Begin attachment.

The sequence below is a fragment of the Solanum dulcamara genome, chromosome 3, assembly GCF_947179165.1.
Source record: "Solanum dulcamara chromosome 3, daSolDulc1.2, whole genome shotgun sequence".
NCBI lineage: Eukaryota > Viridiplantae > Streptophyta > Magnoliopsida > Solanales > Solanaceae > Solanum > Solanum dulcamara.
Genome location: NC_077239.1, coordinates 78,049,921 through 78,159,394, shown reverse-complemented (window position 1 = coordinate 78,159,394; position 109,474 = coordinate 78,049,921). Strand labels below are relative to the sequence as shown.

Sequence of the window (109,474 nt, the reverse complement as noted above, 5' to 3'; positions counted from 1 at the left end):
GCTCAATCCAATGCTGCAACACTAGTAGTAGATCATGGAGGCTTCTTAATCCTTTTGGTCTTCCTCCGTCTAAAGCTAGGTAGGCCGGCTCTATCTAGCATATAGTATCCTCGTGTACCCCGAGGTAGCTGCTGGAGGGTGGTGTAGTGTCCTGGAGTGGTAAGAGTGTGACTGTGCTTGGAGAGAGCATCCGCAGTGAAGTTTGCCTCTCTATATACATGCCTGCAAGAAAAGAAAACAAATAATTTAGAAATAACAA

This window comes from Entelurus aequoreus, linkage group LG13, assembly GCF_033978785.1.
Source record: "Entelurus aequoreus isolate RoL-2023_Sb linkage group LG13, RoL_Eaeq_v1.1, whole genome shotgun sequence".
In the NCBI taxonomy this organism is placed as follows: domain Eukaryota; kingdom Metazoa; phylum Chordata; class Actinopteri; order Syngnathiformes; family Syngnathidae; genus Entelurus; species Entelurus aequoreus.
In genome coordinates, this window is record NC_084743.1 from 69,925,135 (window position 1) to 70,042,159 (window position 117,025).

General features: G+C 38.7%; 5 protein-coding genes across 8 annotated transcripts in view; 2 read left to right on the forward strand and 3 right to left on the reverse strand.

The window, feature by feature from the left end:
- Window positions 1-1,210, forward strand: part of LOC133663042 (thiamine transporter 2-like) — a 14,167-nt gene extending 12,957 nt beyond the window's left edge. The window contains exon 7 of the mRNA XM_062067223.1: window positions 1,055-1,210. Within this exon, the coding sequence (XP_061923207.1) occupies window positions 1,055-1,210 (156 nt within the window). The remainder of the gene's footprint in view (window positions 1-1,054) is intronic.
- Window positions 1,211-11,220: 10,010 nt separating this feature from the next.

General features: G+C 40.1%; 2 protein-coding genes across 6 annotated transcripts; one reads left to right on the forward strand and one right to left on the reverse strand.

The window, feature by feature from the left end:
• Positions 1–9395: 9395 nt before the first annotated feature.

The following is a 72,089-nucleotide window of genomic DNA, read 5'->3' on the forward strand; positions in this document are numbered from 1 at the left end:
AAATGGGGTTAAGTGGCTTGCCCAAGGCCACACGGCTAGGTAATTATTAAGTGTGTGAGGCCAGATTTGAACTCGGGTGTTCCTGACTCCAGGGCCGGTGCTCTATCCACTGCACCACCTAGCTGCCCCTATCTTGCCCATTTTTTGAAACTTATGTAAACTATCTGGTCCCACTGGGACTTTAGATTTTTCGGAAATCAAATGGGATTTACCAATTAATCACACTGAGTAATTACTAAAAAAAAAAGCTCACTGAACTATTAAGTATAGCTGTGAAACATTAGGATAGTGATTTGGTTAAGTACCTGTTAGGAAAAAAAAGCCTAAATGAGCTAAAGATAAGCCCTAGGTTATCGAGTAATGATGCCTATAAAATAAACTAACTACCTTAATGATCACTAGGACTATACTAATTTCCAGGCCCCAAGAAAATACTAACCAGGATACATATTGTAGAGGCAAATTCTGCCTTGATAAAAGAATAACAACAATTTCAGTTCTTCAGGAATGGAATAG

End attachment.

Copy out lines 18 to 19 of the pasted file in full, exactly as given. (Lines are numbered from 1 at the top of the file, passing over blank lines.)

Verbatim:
The following is a 72,089-nucleotide window of genomic DNA, read 5'->3' on the forward strand; positions in this document are numbered from 1 at the left end:
AAATGGGGTTAAGTGGCTTGCCCAAGGCCACACGGCTAGGTAATTATTAAGTGTGTGAGGCCAGATTTGAACTCGGGTGTTCCTGACTCCAGGGCCGGTGCTCTATCCACTGCACCACCTAGCTGCCCCTATCTTGCCCATTTTTTGAAACTTATGTAAACTATCTGGTCCCACTGGGACTTTAGATTTTTCGGAAATCAAATGGGATTTACCAATTAATCACACTGAGTAATTACTAAAAAAAAAAGCTCACTGAACTATTAAGTATAGCTGTGAAACATTAGGATAGTGATTTGGTTAAGTACCTGTTAGGAAAAAAAAGCCTAAATGAGCTAAAGATAAGCCCTAGGTTATCGAGTAATGATGCCTATAAAATAAACTAACTACCTTAATGATCACTAGGACTATACTAATTTCCAGGCCCCAAGAAAATACTAACCAGGATACATATTGTAGAGGCAAATTCTGCCTTGATAAAAGAATAACAACAATTTCAGTTCTTCAGGAATGGAATAG